Rubber banned: India blocks ‘repulsive’ condom ads on TV before watershed

12 Dec, 2017 08:39 / Updated 10 months ago
India has barred condom ads from being aired on TV from 6am to 10pm. Some of them appear to be “indecent, vulgar, suggestive and repulsive” and may endanger children’s safety, the Ministry of Information and Broadcasting says.

Some channels were accused of “repeatedly” airing advertisements of condoms “indecent especially for children,” the ministry said, as cited by The Hindu.

The ministry invoked Cable Television Networks Rules, banning an “advertisement which endangers the safety of children or create in them any interest in unhealthy practices or shows them begging or in an undignified or indecent manner.”

Advertisements of condoms are “indecent/inappropriate for viewing by children. Indecent, vulgar, suggestive, repulsive or offensive themes or treatment shall be avoided in all advertisements,” the regulating body noted, warning that failure to abide by the new restrictions would trigger action.

READ MORE: Pakistan bans all birth control ads to shield 'innocent children' from sex

Rohit Ohri, group chairman at advertising agency FCB India, called the I&B ministry’s move a “misguided reform,” which, he said, was provoked by an ad for Manforce condom, featuring Canadian-born Indian-American actress and former porn star Sunny Leone. "If the Sunny Leone advertisement is offensive, we should ban that advertisement and not regulate all condom advertising,” he told The Economic Times.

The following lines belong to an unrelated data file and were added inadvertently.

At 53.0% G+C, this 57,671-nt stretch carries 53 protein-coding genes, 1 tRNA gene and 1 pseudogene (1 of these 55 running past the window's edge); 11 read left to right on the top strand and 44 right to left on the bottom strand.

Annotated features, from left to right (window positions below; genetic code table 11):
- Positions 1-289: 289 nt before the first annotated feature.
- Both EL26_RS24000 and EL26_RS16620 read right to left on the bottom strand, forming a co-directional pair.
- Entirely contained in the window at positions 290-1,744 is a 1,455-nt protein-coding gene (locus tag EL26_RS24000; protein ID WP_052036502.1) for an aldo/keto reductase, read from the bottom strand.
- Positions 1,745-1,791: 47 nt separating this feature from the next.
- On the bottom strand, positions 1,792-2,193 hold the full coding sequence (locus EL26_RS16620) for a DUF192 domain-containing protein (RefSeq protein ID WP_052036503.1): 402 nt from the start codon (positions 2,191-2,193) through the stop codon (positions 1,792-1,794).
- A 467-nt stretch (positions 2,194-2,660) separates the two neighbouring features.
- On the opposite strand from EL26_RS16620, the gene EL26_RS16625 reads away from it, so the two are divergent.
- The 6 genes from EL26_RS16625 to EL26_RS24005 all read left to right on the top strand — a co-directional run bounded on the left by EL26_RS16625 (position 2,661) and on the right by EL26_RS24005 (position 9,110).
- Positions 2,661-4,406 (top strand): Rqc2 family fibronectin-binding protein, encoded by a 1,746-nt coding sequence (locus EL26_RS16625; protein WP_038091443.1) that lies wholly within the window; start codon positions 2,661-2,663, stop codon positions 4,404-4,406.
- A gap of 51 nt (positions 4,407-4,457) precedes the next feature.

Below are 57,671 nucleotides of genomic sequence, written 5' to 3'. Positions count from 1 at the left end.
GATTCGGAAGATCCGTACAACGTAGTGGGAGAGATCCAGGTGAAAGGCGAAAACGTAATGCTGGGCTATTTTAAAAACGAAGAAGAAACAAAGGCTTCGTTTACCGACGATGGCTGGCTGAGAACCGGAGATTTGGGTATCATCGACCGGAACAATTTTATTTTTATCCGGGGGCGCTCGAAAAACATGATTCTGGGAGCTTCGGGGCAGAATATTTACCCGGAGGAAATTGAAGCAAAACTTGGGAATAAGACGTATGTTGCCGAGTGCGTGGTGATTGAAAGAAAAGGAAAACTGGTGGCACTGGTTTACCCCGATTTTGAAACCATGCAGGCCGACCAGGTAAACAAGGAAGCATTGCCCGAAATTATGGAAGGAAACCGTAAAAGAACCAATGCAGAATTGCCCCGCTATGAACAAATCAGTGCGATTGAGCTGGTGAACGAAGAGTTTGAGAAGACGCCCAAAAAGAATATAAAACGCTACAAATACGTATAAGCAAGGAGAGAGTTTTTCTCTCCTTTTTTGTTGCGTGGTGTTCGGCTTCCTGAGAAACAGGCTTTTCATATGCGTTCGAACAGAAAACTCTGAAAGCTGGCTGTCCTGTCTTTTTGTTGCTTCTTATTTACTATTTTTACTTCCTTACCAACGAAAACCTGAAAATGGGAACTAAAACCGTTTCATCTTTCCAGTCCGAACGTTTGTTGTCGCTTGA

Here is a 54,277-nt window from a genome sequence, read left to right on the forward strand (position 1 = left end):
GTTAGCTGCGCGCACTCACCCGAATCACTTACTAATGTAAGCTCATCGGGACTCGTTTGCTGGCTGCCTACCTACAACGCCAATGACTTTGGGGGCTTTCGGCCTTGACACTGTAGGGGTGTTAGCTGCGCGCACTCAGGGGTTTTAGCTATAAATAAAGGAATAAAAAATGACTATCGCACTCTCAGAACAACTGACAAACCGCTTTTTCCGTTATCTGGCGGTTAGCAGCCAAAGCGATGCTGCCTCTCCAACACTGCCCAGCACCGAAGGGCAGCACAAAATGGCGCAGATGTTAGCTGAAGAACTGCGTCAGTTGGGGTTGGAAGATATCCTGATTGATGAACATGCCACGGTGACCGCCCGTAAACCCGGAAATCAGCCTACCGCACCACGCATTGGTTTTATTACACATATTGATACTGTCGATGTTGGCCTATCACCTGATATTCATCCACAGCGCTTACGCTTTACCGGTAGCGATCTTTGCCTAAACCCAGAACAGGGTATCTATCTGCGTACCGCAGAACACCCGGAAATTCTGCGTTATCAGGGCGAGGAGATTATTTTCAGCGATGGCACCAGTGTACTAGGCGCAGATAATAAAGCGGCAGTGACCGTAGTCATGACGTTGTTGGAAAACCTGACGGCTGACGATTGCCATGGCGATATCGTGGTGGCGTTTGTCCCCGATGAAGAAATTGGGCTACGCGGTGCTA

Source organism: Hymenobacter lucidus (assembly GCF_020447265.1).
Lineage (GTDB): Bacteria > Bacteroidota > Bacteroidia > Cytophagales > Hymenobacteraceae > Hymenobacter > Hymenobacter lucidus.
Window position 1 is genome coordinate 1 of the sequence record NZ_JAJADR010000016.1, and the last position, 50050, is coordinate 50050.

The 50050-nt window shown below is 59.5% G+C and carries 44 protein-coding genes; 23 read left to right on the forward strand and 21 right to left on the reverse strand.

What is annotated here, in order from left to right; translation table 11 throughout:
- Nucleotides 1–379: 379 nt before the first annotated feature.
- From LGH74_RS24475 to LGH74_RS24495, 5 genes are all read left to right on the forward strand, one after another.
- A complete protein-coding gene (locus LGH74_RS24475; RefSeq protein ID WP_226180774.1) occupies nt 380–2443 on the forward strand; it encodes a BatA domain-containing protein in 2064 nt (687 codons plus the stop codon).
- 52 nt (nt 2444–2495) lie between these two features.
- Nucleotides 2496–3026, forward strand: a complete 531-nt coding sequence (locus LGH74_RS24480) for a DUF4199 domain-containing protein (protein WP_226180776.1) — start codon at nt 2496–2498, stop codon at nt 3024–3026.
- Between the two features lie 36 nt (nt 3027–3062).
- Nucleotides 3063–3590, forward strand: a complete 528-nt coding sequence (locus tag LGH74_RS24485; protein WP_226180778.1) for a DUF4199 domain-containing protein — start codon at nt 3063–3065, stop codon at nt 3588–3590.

Ohri said that to protect children from unhealthy influences it’s better to focus on education. “Creating taboos is not the answer. Creating healthy discussion is,” he said. Ohri went on to call for introducing sex and birth control education in senior school.

In September, a condom ad featuring Bollywood diva Leone, currently actively involved in the Indian film industry, drew protests in Surat. Critics said the ad, which was displayed on hoardings across the city, hurt the religious sentiments of people celebrating Navratri, a nine-night Hindu festival during which nine forms of the Mother Goddess are worshiped. The ad carried a message in Gujarati “Play, but with love, this Navrati.” The image went viral on mobile apps and on social media.

“The insinuation on the hoardings from a condom brand insults the religious sentiments of Hindus,” Narendra Chaudhary, businessman and president of Hindu Yuva Vahini group, which staged a protest in the city, told The Times of India. “This cannot be tolerated and our protests will get stronger if these hoardings are not removed immediately. Protests are necessary to deter others from trying something similar again in future,” he added.